Witness to terror: ‘There was a lot of screaming. I’ll never forget the fear in the eyes of the police’

‘In situations of terror, you get the heroes, the quiet ones, and the people who completely lose their minds’: Paul Millar remembers the terrifying day he was trapped inside Parliament during the 2017 Westminster attack.

One foot in front of the other. He maintains a nervous pace until he reaches his office, writes Will Millar. A helicopter hovers above the building. He can see it clearly on the television in the corner of the room.

Every single office door is bolted shut and a deathly silence starts to emerge. On a normal day, the sound of chatter, laughter, and division bells ring through the palace of Westminster. Today, a policeman has been stabbed to death.

Paul Millar, who was just 24 when the Westminster terror attack took place in 2017, had only been working in Parliament for six months, as a researcher for the late Paul Flynn.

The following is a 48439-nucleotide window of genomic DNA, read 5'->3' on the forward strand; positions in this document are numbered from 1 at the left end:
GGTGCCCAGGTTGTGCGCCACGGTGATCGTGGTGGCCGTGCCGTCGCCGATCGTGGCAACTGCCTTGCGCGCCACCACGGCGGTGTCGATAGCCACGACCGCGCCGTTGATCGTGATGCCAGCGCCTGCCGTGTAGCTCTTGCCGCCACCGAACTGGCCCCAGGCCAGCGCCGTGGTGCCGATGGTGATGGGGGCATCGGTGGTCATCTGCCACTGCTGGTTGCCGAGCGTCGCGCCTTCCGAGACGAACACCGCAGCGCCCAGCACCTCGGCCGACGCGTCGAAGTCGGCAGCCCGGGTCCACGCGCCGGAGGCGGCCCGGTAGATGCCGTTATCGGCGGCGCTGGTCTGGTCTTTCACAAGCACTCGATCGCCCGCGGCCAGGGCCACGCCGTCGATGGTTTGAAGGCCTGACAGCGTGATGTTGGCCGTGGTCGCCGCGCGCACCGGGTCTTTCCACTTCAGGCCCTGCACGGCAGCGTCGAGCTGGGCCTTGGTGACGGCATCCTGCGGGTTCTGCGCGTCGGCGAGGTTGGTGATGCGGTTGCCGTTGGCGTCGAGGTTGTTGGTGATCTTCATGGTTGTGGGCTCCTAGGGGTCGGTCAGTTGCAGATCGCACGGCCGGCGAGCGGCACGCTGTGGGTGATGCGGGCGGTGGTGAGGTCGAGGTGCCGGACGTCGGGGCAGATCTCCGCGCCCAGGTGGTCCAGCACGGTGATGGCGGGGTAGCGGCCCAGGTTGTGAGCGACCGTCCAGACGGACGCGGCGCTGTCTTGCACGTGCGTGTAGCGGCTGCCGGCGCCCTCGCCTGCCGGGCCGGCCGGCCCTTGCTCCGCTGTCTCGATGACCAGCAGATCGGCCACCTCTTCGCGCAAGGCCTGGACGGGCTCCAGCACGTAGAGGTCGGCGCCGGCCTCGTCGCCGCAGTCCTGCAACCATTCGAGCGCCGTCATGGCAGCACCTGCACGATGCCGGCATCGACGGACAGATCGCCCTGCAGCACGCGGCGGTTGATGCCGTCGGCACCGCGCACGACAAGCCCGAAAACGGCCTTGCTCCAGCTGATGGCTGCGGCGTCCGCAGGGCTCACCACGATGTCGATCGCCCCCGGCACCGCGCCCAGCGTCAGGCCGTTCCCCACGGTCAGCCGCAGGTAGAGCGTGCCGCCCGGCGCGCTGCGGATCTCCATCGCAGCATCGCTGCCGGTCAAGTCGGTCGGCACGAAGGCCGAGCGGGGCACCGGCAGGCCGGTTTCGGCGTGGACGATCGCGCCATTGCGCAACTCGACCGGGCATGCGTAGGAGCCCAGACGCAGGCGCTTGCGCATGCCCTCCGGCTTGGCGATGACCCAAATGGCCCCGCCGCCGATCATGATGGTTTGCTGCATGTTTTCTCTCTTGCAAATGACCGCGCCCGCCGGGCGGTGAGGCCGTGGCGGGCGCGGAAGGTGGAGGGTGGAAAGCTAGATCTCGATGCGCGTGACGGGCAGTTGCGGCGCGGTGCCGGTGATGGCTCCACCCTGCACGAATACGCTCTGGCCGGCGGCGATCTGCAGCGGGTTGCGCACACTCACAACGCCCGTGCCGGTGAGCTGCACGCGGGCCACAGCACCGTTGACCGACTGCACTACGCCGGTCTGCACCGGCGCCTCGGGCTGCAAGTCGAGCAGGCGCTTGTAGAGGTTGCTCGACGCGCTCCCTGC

When the job got too chaotic, he’d sit alone in the atrium of Portcullis House, sipping a coffee, amongst the tranquil setting of trees and distant chatter.

That’s where he was when the sound of gunshots rattled through the atrium. That grim afternoon in March, there were six victims. Five innocent adults and a killer shot dead on the grounds of Parliament.

“There was a lot of screaming. The police officers were running, trying to keep everyone away from the entrance,” he says. “The fear in their eyes will always be stuck in my memory.”